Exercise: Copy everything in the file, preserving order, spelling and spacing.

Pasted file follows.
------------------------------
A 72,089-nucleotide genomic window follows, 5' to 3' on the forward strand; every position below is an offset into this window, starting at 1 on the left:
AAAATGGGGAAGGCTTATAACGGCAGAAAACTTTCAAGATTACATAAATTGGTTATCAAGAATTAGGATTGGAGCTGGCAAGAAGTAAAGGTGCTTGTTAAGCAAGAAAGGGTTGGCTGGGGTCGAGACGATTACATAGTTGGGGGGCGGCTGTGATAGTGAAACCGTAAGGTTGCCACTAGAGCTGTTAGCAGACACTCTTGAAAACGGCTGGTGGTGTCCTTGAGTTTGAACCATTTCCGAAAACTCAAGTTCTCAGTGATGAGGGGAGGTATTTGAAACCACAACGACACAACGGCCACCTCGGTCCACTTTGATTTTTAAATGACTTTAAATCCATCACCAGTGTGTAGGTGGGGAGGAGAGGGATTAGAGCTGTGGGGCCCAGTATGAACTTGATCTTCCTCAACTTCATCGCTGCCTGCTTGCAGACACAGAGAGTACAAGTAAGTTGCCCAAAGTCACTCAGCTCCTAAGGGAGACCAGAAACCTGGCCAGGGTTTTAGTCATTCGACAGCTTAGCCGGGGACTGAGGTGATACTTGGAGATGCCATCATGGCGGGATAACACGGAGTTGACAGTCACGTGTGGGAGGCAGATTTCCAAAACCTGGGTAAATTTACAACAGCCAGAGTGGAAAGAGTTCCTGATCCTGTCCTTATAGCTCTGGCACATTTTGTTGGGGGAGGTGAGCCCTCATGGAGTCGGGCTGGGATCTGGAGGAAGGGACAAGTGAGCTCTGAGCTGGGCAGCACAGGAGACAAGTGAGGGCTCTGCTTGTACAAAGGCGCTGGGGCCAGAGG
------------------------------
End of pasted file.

A 72,089-nucleotide genomic window follows, 5' to 3' on the forward strand; every position below is an offset into this window, starting at 1 on the left:
AAAATGGGGAAGGCTTATAACGGCAGAAAACTTTCAAGATTACATAAATTGGTTATCAAGAATTAGGATTGGAGCTGGCAAGAAGTAAAGGTGCTTGTTAAGCAAGAAAGGGTTGGCTGGGGTCGAGACGATTACATAGTTGGGGGGCGGCTGTGATAGTGAAACCGTAAGGTTGCCACTAGAGCTGTTAGCAGACACTCTTGAAAACGGCTGGTGGTGTCCTTGAGTTTGAACCATTTCCGAAAACTCAAGTTCTCAGTGATGAGGGGAGGTATTTGAAACCACAACGACACAACGGCCACCTCGGTCCACTTTGATTTTTAAATGACTTTAAATCCATCACCAGTGTGTAGGTGGGGAGGAGAGGGATTAGAGCTGTGGGGCCCAGTATGAACTTGATCTTCCTCAACTTCATCGCTGCCTGCTTGCAGACACAGAGAGTACAAGTAAGTTGCCCAAAGTCACTCAGCTCCTAAGGGAGACCAGAAACCTGGCCAGGGTTTTAGTCATTCGACAGCTTAGCCGGGGACTGAGGTGATACTTGGAGATGCCATCATGGCGGGATAACACGGAGTTGACAGTCACGTGTGGGAGGCAGATTTCCAAAACCTGGGTAAATTTACAACAGCCAGAGTGGAAAGAGTTCCTGATCCTGTCCTTATAGCTCTGGCACATTTTGTTGGGGGAGGTGAGCCCTCATGGAGTCGGGCTGGGATCTGGAGGAAGGGACAAGTGAGCTCTGAGCTGGGCAGCACAGGAGACAAGTGAGGGCTCTGCTTGTACAAAGGCGCTGGGGCCAGAGG